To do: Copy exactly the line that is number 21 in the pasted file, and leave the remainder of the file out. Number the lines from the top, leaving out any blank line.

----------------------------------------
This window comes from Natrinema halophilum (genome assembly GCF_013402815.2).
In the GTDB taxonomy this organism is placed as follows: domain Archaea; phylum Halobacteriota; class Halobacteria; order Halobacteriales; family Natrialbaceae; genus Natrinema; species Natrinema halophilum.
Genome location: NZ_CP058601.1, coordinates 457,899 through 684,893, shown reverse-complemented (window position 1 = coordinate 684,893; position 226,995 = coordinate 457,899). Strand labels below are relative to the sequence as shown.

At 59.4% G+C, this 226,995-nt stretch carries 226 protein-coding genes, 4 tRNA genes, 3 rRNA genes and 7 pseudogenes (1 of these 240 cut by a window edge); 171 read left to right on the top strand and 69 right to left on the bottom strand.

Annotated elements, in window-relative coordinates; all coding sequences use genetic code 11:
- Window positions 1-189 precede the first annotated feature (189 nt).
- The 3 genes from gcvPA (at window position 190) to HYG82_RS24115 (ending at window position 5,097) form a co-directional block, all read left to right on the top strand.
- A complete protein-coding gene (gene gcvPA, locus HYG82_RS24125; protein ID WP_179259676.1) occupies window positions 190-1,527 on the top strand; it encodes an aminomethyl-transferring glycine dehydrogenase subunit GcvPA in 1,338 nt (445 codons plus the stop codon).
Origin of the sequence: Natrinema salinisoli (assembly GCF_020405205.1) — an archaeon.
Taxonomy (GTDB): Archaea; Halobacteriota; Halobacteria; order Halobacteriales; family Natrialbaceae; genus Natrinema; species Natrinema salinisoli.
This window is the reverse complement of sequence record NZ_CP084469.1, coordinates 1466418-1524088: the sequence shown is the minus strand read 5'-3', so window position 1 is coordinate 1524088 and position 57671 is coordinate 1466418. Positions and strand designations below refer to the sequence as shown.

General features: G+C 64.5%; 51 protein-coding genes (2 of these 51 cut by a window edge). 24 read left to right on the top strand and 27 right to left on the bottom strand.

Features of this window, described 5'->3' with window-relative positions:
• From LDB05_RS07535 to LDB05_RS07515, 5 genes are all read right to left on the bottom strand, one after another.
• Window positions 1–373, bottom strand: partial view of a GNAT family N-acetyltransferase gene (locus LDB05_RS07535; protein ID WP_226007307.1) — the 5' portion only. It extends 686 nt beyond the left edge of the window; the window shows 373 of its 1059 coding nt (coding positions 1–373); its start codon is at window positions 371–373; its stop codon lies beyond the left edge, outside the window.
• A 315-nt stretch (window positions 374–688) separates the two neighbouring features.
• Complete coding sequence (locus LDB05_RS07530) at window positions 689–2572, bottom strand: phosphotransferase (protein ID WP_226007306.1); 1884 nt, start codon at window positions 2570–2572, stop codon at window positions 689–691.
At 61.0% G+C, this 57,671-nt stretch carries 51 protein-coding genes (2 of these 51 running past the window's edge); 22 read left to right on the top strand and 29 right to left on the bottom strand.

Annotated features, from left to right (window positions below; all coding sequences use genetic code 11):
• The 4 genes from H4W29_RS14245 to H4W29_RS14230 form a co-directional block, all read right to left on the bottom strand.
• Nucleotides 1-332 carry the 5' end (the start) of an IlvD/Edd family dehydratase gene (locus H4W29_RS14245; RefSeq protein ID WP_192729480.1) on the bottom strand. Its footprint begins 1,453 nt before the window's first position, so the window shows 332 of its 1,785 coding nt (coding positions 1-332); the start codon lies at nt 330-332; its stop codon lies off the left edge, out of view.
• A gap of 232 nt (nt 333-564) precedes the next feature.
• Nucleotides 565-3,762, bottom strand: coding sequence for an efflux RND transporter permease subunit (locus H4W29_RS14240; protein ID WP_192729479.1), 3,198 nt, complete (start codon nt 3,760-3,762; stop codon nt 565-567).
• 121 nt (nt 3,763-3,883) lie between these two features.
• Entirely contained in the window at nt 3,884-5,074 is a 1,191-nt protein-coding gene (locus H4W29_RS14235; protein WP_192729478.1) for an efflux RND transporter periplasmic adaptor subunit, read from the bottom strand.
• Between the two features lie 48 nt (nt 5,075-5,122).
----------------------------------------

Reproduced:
• Nucleotides 1-332 carry the 5' end (the start) of an IlvD/Edd family dehydratase gene (locus H4W29_RS14245; RefSeq protein ID WP_192729480.1) on the bottom strand. Its footprint begins 1,453 nt before the window's first position, so the window shows 332 of its 1,785 coding nt (coding positions 1-332); the start codon lies at nt 330-332; its stop codon lies off the left edge, out of view.